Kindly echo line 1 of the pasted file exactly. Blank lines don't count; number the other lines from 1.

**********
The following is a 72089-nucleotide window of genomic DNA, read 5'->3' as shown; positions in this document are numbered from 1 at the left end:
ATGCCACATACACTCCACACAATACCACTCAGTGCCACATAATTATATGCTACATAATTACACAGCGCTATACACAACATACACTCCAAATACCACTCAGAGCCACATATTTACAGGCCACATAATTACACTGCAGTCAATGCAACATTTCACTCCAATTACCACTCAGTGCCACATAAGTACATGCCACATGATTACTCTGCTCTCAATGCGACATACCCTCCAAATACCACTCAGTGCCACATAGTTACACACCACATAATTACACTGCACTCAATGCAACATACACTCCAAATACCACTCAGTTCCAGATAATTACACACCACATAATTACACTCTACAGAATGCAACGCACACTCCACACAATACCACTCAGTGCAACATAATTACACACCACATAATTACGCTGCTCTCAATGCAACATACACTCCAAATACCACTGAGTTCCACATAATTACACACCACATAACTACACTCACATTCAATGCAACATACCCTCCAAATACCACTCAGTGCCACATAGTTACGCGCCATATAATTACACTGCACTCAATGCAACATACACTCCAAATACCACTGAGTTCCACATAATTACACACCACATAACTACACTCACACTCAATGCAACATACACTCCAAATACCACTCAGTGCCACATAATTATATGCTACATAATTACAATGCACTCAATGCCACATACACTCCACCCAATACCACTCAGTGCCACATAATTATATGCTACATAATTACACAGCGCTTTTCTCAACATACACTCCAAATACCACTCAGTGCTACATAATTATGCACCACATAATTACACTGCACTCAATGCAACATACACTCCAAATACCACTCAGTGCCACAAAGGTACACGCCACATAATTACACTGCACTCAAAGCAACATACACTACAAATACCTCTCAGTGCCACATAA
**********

The following is a 72089-nucleotide window of genomic DNA, read 5'->3' as shown; positions in this document are numbered from 1 at the left end: